As with any marathon, it has its highs and lows. The main negative aspect is the fact that it’s point to point, starting miles away in a little town. The first 30km follow the main road through little towns and hamlets until you finally get to Venice and it’s a real slog.

Luckily the city appears at just the right point and gives you a nice boost to finish the race. The mainland areas of Venice Mestre isn’t the most inspiring part of the course, and the ridiculously long bridge over to Venice Island is a killer. But the excitement of getting into the famous streets drives you forward.

That last few kilomotres as you run up and down little bridges around the old town is tough but an amazing experience. After you cross the finish line you also need to jump on a boat that takes you on a little journey around the Island.

The other plus point of the race: great pizza places to head to afterwards.

Top tip: Stay in Venice Mestre as the start of the race and the expo are easy to access from there. There are also far cheaper options for accommodation.

When: 25 October 2020

Price: From €60

Overall cost: Flights and accommodation aren’t too pricey as long as you’re open to staying outside the main island.

Best Marathons: Paris Marathon

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A lot of people don’t like Paris Marathon. In some ways I can see why but there are loads of reasons that make this a great race to tick off the list, especially if you’re from the UK.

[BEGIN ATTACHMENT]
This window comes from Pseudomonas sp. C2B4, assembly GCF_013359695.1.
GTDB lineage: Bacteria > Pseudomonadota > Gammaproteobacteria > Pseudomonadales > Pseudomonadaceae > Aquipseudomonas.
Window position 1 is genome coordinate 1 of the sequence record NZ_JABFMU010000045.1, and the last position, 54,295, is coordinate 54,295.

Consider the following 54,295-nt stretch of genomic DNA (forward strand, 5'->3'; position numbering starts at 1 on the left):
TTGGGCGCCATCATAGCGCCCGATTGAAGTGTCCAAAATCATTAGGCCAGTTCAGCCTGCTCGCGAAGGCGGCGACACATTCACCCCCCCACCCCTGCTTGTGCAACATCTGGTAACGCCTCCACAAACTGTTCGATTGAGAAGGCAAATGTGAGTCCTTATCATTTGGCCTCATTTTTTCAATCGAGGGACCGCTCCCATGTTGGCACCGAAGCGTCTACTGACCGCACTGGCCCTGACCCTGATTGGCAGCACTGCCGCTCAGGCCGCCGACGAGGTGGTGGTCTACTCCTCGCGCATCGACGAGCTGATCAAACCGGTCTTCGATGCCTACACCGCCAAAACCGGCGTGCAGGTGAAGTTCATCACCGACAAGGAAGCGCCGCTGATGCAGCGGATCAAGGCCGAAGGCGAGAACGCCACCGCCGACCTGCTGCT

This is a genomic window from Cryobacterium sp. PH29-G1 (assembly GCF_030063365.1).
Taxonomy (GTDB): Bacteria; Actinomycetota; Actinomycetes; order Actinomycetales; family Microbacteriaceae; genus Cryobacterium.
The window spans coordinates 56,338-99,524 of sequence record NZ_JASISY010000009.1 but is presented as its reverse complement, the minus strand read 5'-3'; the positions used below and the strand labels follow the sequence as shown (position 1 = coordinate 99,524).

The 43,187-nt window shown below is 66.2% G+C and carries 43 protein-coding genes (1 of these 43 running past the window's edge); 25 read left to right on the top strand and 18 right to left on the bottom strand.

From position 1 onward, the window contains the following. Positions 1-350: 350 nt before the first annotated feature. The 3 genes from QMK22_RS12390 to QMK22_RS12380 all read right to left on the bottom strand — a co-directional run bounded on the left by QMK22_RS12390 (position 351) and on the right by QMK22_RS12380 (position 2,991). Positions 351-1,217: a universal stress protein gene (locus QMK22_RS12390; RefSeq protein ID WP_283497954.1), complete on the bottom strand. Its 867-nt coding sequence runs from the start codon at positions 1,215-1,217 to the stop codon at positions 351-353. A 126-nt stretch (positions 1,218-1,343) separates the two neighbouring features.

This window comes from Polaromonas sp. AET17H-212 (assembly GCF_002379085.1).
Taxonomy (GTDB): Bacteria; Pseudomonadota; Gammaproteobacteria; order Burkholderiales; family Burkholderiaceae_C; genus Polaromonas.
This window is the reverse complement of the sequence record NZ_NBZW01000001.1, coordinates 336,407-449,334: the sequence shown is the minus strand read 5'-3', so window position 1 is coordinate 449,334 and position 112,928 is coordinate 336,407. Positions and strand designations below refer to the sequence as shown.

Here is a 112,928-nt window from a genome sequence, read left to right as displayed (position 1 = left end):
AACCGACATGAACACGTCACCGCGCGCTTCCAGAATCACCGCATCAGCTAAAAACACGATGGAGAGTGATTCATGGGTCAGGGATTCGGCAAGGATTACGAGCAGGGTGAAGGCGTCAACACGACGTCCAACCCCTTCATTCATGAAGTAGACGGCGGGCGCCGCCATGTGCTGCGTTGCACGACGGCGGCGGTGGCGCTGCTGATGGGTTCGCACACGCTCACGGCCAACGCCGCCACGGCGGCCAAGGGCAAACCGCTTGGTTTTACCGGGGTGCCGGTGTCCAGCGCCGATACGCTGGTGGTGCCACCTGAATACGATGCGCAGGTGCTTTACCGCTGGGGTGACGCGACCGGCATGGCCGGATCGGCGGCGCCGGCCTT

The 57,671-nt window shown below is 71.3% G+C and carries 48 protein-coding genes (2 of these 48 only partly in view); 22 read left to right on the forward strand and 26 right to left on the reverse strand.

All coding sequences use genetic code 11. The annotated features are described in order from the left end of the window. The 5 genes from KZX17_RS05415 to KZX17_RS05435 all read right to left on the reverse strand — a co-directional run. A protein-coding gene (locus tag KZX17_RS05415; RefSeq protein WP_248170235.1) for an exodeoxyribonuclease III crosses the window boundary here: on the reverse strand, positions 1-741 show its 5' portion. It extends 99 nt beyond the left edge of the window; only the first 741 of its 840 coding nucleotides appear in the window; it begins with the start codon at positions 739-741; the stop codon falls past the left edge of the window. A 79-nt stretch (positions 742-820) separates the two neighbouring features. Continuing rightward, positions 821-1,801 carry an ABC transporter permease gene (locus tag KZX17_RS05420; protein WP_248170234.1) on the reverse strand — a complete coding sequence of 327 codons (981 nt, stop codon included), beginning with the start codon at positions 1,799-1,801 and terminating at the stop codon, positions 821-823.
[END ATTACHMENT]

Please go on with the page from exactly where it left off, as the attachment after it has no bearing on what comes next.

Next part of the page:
The main reason I liked it was that it was so convenient to get to. I wanted to get into London one year but didn’t, so I needed an alternative. Paris isn’t a ballot and it only takes two and a half hours to get to by train. That not only makes it convenient to get to but the journey back is significantly more enjoyable than hobbling through an airport.

It’s a massive event that takes in some of Paris’s major landmarks, although it does miss out the Eifel Tower, which seems a bit weird.

The negative aspects of it, and the reason that many people aren’t a fan of the race, are the long undulating roads that see runners heading through dark tunnels. There are also a few boring elements where you come out of the main city area and could be anywhere.

It’s a great marathon overall though and well worth a go if you want something of a massive scale and haven’t got into London. There’s not many places as enjoyable to be for celebratory food and drinks as well.

When: 5th April

Price: From €90

Overall cost: If you shop around you can find good value accommodation, although you may need to be a bit further out of the city. Eurostar tickets are quite cheap if you book early as well.

Published by Tom Wheatley

All round web chap. Editor of The Allrounder and Get Sweat Go. Loves a pizza, Howard Hawks films, fitness and old British sitcoms. Not a fan of cucumbers. Level 3 Personal Trainer and massively mediocre runner. Recently launched The Run Testers video channel.